1. Space heaters– Space heaters are believed to be the most dangerous appliance within your entire house. These power heaters are usually used in the winter for extra warmth and are commonly seen heating large areas in the winter such as shops or school halls. Recent figures were released by the Product Safety Commission showing that 21,800 house fires in the United States are caused each year by this appliance alone. The stats also showed that around 300 people each year in the States die as a result of the fires. As well as causing house fires, space heaters also carry the risk of gas leaks, carbon monoxide poisoning, burns and electric shocks.
2. Gas and electric stoves/ovens– As well as house fires and gas leaks, electric stoves can also cause bad burns to the skin when cooking. What is more commonly the main cause of house fires from stoves and ovens are the small crumbs on the hobs which can set alight. Be sure to clean the hobs regularly before and after cooking.
3. Toasters– Believe it or not, the toaster is one of the deadliest in the whole house and has been described as ‘more deadly than sharks’. The average toaster creates the most house fires in the UK according to recently released figures. Be sure to avoid the obvious causes of disasters like poking knives in to make sure the bread is toasting properly.
4. Dishwashers– Dishwashers are another main fire hazard that you may not expect. The household dishwasher contains various hazards like scalding from hot water. There is also a risk of cutting yourself on sharp moving utensils. The dishwasher can be more of a hazard to smaller children that try and interfere with the washes so be sure to keep them away during the cycle.
5. Electric mixers– Electric mixers are a more obvious danger hazard in the kitchen, these appliances of course include sharp blades that move at very high speeds. Always make sure that you use the machine correctly by following the user manual and keep it away from young children.
6. Clothes dryers– The clothes dryer is an appliance that you may not suspect however; it has been one of the largest causers of home fires from appliances in the UK. To avoid potential tragedy, make sure to vent the dryer to the outdoors and not to a wall so that steam can escape properly. Never leave the dryer running if nobody is in the house and avoid putting synthetic fabrics, rubber or plastics into the dryer as they can gather heat which can then lead to a fire.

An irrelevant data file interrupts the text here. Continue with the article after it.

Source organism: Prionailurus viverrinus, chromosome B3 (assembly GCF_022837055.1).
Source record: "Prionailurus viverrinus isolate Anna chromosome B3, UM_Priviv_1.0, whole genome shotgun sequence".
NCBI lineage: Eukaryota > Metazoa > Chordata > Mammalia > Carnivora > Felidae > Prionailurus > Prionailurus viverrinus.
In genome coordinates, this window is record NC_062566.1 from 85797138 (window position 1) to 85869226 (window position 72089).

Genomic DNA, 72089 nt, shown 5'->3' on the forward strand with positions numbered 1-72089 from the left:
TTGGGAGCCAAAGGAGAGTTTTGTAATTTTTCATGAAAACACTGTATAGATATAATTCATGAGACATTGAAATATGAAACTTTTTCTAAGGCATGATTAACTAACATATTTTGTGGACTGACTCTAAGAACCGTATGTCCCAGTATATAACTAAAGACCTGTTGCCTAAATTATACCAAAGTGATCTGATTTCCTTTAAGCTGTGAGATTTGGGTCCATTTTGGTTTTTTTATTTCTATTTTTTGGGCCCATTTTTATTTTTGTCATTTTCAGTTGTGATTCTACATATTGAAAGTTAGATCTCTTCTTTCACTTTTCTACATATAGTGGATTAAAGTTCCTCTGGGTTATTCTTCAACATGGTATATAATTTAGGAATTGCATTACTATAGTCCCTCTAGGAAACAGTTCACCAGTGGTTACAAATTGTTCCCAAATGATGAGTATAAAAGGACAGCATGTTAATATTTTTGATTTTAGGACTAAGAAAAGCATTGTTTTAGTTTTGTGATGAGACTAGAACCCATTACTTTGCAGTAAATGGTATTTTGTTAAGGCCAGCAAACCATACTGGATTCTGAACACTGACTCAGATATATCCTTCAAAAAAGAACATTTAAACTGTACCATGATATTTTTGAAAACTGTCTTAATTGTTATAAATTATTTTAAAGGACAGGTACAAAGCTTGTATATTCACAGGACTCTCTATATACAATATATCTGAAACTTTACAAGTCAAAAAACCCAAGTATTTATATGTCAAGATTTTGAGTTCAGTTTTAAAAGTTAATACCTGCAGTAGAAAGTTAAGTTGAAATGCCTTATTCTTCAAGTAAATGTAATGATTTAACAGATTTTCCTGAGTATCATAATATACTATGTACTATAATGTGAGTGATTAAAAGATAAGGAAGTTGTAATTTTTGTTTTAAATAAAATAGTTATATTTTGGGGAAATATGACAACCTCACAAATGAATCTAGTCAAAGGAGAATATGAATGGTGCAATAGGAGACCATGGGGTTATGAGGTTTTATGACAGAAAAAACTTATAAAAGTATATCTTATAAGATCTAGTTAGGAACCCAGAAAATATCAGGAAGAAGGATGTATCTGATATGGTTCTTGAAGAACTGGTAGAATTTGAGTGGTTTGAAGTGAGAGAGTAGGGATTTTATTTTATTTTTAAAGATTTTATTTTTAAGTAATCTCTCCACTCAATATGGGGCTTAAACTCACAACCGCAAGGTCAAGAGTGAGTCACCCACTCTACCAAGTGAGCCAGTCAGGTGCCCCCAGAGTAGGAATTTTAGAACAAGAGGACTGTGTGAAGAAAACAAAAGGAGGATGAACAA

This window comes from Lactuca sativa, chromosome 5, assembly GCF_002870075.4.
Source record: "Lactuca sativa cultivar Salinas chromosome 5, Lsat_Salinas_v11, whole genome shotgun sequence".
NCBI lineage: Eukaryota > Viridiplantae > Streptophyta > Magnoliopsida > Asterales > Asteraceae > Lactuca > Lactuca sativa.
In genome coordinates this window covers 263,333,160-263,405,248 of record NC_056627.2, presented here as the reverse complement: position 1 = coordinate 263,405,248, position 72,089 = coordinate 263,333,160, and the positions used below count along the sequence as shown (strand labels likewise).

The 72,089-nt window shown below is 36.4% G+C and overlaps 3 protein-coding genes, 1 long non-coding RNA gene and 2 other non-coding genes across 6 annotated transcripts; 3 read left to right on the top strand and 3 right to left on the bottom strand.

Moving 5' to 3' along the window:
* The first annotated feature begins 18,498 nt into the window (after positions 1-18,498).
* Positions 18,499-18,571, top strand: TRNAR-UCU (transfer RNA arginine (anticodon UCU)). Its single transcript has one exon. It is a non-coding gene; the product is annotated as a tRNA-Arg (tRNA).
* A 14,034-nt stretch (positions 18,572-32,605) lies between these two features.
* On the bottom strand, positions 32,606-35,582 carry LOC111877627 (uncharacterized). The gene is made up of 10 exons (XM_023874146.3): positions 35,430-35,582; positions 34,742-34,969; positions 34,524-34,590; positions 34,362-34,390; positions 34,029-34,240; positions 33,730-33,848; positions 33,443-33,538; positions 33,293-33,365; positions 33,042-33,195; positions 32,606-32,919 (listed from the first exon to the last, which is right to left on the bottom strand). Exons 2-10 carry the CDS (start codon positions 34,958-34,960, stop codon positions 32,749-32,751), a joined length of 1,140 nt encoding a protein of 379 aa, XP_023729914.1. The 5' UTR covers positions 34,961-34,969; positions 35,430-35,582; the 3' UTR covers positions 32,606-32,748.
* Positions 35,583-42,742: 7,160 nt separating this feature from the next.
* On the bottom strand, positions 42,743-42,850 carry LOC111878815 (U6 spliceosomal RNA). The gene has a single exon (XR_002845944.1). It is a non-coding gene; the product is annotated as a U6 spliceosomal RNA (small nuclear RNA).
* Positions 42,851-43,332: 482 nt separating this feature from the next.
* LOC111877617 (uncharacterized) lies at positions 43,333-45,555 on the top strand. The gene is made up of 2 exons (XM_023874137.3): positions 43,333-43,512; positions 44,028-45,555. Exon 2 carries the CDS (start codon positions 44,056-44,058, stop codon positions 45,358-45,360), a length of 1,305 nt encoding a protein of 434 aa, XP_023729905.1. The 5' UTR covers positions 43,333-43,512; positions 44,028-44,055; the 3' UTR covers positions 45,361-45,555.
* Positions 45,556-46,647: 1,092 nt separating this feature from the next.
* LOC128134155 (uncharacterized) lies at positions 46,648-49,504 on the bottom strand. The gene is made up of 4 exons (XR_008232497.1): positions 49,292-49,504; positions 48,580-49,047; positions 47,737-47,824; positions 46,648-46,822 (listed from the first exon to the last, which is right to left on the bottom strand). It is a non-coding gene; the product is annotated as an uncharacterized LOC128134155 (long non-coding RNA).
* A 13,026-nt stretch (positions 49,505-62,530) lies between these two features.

7. Irons – The iron is a somewhat dangerous item if it is not used appropriately. The iron can be easily knocked off of the ironing board if it is not supported properly and small children can sometimes pull on the chord causing it to fall on them. The appliance can reach extremely high temperatures causing severe burns to those whose skin comes into contact with it. As well as burns the iron can cause a fire if it is left turned on whilst face down on the floor or ironing board.
8. Washing machines– Washing machines, like clothes dryers, can actually cause house fires due to faults and overheating. Make sure that the washing machine is not completely surrounded and that it is given enough room to vent. There have been various stories in the past of washing machines overheating and letting off large amounts of black smoke.
9. Deep fat fryers-Deep fat fryers can be classed as dangerous for a number of reasons and many argue they are the biggest contributor to incidents in the house. These machines can be classed as fire hazards due to their potential to heat up to extortionate temperatures. Users must also be aware that a single splash of fat from the fryer can cause scalding, severe burns and even blindness.
10. Television- You may remember being back at school and having the local fire fighting service visit to explain safety procedures and potential fire hazards. The one thing that they always seem to mention (apart from chip pans of course) is the television. The television is often left on standby during the night by many people rather than being switched off at the mains. This can lead to the TV overheating and cause it to potentially set alight.
Jake currently writes for JR Wood a company that deals with commercial, industrial and electrical work.